Welcome to the first big solar flare of 2014.

The sun emitted a significant solar flare peaking at 1:32 p.m. EST on Jan.7, 2014. This is the first significant flare of 2014 and follows on the heels of mid-level flare earlier in the day. Each flare was centered over a different area of a large sunspot group currently situated at the center of the sun, about half way through its 14-day journey across the front of the disk along with the rotation of the sun.  

Astronomers using NASA's Fermi observatory have made the first-ever gamma-ray measurements of a gravitational lens, thanks to B0218+357, located 4.35 billion light-years from Earth in the direction of a constellation Triangulum.  

It's not really what it was designed to do.  While radio and optical telescopes can resolve and monitor individual blazar images, Fermi's LAT cannot. Instead, the Fermi team exploited a "delayed playback" effect, which
opens new avenues for research, including a novel way to probe emission regions near supermassive black holes. It may even be possible to find other gravitational lenses with data from the Fermi Gamma-ray Space Telescope.

Astronomers has discovered the first Earth-mass planet that transits its host star and found that KOI-314c is the lightest planet to have both its mass and physical size measured.

Though it weighs the same as Earth, it is 60 percent larger in diameter, meaning that it must have a very thick, gaseous atmosphere, they note.

The team gleaned the planet's characteristics using data from NASA's Kepler spacecraft. KOI-314c orbits a dim, red dwarf star located approximately 200 light-years away. It circles its star every 23 days. The team estimates its temperature to be 220 degrees Fahrenheit, too hot for life as we know it.

Using the new capabilities of the upgraded Karl G. Jansky Very Large Array (VLA), scientists have discovered previously-unseen binary companions to a pair of very young protostars, which gives strong support for one of the competing explanations for how double-star systems form.

Astronomers know that about half of all Sun-like stars are members of double or multiple-star systems, but have debated over how such systems are formed.

"The only way to resolve the debate is to observe very young stellar systems and catch them in the act of formation," said John Tobin, of the National Radio Astronomy Observatory (NRAO). "That's what we've done with the stars we observed, and we got valuable new clues from them," he added.

If you were a weather forecaster for exoplanet GJ 1214b you would have an easy job. Today's forecast: cloudy. Tomorrow: cloudy. Extended outlook: more clouds.

Determining the weather on a distant planet around another star hasn't really been possible before. 

GJ 1214b is classified as a super-Earth type planet because its mass is intermediate between those of Earth and Neptune. Super-Earths like GJ 1214b are among the most common type of planets in the Milky Way galaxy but because no such planets exist in our Solar System, the physical nature of super-Earths is largely unknown.

Solar variation has not strongly influenced climate change, according to a paper which seeks to  overturn a widely held scientific view that lengthy periods of warm and cold weather in the past might have been caused by periodic fluctuations in solar activity.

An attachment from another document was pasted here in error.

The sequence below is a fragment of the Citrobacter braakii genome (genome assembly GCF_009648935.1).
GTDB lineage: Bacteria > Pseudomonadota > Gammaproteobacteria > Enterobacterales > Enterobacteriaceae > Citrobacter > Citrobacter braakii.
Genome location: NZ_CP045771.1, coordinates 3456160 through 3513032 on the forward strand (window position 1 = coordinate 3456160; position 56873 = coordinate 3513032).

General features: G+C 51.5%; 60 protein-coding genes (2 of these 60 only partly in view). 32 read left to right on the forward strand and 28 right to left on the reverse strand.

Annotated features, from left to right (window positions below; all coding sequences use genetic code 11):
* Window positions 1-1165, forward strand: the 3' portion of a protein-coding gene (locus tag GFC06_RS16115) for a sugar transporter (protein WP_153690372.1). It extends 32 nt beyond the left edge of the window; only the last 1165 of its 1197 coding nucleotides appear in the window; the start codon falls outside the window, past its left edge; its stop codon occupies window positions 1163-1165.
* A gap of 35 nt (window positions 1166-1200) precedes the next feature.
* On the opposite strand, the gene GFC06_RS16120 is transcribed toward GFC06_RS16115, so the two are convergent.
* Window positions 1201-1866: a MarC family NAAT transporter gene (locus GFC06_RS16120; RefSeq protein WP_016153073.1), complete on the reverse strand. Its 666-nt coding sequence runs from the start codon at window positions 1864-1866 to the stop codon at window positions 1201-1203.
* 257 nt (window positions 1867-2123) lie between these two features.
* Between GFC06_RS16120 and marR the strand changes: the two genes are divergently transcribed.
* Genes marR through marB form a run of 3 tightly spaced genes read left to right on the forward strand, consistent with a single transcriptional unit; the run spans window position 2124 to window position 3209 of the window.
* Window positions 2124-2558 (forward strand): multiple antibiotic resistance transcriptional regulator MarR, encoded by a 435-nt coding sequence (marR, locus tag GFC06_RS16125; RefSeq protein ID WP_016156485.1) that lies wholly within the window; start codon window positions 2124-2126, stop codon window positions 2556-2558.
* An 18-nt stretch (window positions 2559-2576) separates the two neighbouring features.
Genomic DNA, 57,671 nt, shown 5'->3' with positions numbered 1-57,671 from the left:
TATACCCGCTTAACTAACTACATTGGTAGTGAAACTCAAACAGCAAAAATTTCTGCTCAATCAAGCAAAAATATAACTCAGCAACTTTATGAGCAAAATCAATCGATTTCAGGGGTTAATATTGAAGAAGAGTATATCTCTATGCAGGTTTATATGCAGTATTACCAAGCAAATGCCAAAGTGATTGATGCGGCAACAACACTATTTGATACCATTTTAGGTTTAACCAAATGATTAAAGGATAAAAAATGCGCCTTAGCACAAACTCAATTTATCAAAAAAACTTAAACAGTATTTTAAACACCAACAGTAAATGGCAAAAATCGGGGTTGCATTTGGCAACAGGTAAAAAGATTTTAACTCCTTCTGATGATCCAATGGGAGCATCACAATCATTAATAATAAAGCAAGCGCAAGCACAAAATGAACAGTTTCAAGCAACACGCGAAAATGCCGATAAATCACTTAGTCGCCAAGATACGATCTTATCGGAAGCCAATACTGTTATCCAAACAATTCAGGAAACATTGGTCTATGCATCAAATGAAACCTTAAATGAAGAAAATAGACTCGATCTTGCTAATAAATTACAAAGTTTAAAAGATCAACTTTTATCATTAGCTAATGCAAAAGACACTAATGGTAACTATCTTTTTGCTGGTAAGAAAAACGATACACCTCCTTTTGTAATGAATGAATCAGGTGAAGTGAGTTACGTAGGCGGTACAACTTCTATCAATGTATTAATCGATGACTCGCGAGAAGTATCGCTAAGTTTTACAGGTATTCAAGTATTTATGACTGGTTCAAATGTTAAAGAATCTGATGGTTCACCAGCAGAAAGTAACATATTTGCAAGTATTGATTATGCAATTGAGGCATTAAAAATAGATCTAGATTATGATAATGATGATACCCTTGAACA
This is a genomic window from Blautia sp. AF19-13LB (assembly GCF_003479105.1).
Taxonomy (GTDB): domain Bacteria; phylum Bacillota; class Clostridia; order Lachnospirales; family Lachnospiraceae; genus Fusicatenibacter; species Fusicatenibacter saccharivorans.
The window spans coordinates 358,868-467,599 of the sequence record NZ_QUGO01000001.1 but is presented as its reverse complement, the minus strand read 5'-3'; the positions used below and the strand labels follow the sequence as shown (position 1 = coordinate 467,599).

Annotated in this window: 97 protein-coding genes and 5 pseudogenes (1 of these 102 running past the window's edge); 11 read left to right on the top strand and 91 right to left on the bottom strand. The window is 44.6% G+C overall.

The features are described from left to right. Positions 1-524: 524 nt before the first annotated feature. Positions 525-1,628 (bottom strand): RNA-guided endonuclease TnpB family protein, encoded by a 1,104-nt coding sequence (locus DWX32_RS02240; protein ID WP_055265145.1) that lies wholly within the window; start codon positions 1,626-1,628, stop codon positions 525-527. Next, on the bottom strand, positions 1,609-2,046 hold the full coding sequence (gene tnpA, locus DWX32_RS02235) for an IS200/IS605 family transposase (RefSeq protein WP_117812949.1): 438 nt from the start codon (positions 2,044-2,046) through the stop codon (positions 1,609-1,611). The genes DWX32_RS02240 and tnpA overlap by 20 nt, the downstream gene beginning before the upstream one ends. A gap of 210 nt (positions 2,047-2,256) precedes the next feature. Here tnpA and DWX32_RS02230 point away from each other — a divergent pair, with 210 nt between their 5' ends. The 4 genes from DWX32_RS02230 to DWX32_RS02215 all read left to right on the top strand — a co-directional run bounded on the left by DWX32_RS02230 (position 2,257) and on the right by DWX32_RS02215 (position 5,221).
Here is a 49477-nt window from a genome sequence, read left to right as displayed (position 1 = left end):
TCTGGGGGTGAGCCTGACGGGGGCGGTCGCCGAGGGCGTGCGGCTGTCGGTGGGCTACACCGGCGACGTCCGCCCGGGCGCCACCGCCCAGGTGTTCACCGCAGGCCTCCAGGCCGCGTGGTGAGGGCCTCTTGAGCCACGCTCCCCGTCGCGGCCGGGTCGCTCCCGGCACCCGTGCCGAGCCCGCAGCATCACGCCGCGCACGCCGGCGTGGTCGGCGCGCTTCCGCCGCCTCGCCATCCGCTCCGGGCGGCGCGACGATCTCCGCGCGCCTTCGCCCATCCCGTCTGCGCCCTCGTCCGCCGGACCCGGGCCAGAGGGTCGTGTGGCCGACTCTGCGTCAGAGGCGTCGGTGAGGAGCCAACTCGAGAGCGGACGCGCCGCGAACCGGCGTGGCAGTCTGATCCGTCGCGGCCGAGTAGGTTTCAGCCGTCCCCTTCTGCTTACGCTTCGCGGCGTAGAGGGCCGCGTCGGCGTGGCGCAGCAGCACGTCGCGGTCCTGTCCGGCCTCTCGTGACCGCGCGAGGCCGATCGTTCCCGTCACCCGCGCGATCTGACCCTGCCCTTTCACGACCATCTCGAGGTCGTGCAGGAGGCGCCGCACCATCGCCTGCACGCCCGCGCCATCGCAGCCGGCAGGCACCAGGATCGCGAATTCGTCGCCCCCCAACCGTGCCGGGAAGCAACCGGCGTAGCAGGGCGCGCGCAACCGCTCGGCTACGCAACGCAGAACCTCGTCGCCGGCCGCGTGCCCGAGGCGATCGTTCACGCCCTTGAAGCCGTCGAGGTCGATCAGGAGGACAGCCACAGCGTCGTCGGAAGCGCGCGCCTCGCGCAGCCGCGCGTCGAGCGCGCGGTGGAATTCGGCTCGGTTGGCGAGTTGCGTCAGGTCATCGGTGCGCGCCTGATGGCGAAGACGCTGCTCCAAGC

Research in a narrow time period - the last 1,000 years - examined the causes of climate change in the northern hemisphere and found that until the year 1800, the key driver of periodic changes in climate was volcanic eruptions. These tend to prevent sunlight from reaching the Earth, causing cool, drier weather. Since 1900, greenhouse gases have been the primary cause of climate change.

A new population of exploding stars must 'switch off' their radio transmissions before collapsing into a Black Hole. But they emit one last strong beam of highly energetic radiation, known as a gamma-ray burst, before they die.

It was thought all gamma-ray bursts were followed by a radio afterglow.

"But we were wrong. After studying an ultra-sensitive image of gamma-ray bursts with no afterglow, we can now say the theory was incorrect and our telescopes have not failed us," Centre for All-sky Astrophysics (CAASTRO) at Curtin University research fellow Dr. Paul Hancock said.

For most of its life, a star is pretty stable, slowly consuming the fuel at its core to keep it shining brightly, but once most of the hydrogen that stars use as fuel has been consumed, some stars evolve into very different beasts -- pulsating stars. They become unstable, expanding and shrinking over a number of days or weeks and growing brighter and dimmer as they do so.

It's not well known but astronomers actually cannot see what our Galaxy, the Milky Way, really looks like. We are on the inside looking out so scientists instead deduce its shape by observation of its stars and their distances from us. 

In the 1950s, astronomers used radio telescopes to map our Galaxy. Their observations focused on clouds of gas in the Milky Way in which new stars are born, revealing four major arms. More recently, NASA's Spitzer Space Telescope scoured the Galaxy for infrared light emitted by stars but in 2008 it was announced that Spitzer imaging had found about 110 million stars, yet only evidence of two spirals. Did the Milky Way have missing arms? Were they ever there?

Astronomers recently took precise measurements of the closest pair of failed stars to the Sun, the binary brown dwarf system WISE J104915.57-531906.1, and the results suggest that the system harbors a third, planetary-mass object.

Failed stars are known as brown dwarfs and have a mass below 8% of the mass of the Sun—not massive enough to burn hydrogen in their centers. This particular system, Luhman 16AB, was discovered earlier this year and is only 6.6 light-years away.